Of all the dystopian texts I’ve taught to my grade 11 and grade 12 English classes, none has been so impactful on students as Ray Bradbury’s prescient novella, Fahrenheit 451, with its volatile protagonist, the fireman Montag. I find it to be a good mix of reading length, density (its style is quite poetic and uses imagery in fascinating ways), and real world relevance. It’s more personal than George Orwell’s 1984, which has extended discourses on political philosophy, and the characters are far more relatable than those of Aldous Huxley’s Brave New World.
As Neil Gaimen writes in the introduction to the 60th Anniversary edition of Fahrenheit 451, dystopian texts ask the questions: “What if… If only… If this goes on…” — and of all the dystopian novels I have read, I think Bradbury most accurately answered these questions about the trends he projected from his current society, capturing the confluence of threads you find in Orwell and Huxley and blending those two worlds together into a version that is much closer to our actual lived modern reality.
As a secular seer of the rising modern age of the 1960s, Bradbury foresaw the implications of mass media and the effect it would have on an entire society that loses its connection with its own physicality, with literature, deep reading and critical thinking, and instead veers off into techno-addiction and hedonism.
Some of the prophetic insights found in the novel include: the rise of wireless technology, the ubiquitous and conditioning nature of mass advertising, the addiction to speed and danger connected with a struggle with meaninglessness; the breakdown of marriage and the family home because of dominating entertainment mediated through mass media technology; the use and abuse of technology by a power hungry government eager and willing to make a power grab on a passive populace unmoored from all sense of critical thinking because of an increasing trend toward bite-sized, oversimplified talking points and media tid-bits (Twitter comes to mind quite obviously as a fulfillment of this one, and also the trend of newspaper sites putting a minute count for how long it will take to read at the top of each article). It also explores the role of censorship and militaristic law enforcement of censorship as a main means of controlling the populace, the use of fear and the threat of war, and the destruction of historical texts that explore human nature and the depths of human experience.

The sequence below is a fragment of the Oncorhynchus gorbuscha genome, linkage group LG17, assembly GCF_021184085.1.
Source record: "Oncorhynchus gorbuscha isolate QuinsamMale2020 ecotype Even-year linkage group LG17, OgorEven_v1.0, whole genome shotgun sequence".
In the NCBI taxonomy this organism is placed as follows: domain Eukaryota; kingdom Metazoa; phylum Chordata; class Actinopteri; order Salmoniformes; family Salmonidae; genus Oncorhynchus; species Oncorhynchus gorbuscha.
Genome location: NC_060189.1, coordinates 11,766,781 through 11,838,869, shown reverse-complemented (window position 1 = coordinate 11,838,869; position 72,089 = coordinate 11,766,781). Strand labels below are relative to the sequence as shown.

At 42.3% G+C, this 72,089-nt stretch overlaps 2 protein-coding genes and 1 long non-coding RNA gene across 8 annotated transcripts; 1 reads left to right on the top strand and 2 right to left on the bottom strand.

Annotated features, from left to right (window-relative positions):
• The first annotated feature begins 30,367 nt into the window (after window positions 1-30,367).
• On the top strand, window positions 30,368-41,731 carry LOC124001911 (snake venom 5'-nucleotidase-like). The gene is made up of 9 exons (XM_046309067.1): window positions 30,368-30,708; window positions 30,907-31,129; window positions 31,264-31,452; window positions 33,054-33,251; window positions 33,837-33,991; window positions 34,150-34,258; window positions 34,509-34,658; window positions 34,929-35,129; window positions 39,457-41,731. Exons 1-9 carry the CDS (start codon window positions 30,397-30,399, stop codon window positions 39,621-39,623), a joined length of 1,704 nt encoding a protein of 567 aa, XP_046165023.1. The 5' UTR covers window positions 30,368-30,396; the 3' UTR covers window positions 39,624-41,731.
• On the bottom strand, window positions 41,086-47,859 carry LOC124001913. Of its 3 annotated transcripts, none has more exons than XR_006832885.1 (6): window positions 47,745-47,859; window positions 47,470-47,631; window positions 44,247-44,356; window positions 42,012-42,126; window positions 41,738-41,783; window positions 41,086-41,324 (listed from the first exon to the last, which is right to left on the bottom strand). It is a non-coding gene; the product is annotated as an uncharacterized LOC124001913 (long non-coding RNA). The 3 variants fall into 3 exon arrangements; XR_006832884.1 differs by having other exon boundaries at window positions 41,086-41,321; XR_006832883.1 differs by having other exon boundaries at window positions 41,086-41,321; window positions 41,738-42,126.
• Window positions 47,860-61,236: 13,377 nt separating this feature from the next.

In Fahrenheit, addiction to shallow, hollow bite-sized media forms (“...digests digests digests…”, as Captain Beatty says) results in a lack of self-reflection, a loss of personal application and change, and a dehumanization process that is enhanced and augmented by the technology that itself remaps and rewires the mind and emotions. Mildred, Montag’s wife, is a perfect example of the vacuous husk of humanity that is formed as a result of this media addiction — ever ready to attempt suicide to escape the emptiness of her own heart, or try through the incessant drone of her Seashell Radio earbuds and the constant inane chatter of her parlour wall multi-TV “family”. One eerily recalls to mind the recent announcement of Facebook rebranding to Meta and inaugurating the “Metaverse”...
In this YouTube video lesson series, you will explore this poetic and prophetic text and its implications for the modern 21st century person. You will be surprised and challenged, and hopefully changed, by a deeper examination of human nature and the role of technology in society, and in your own life. The urgency of Bradbury’s message for our smartphone, social-media addicted generation cannot be underestimated — we would do well to take heed to his warnings, and build ourselves some mirror factories, memorize some books, and hope the next generation will survive — Phoenix-like — whatever the next coming cataclysm may be.
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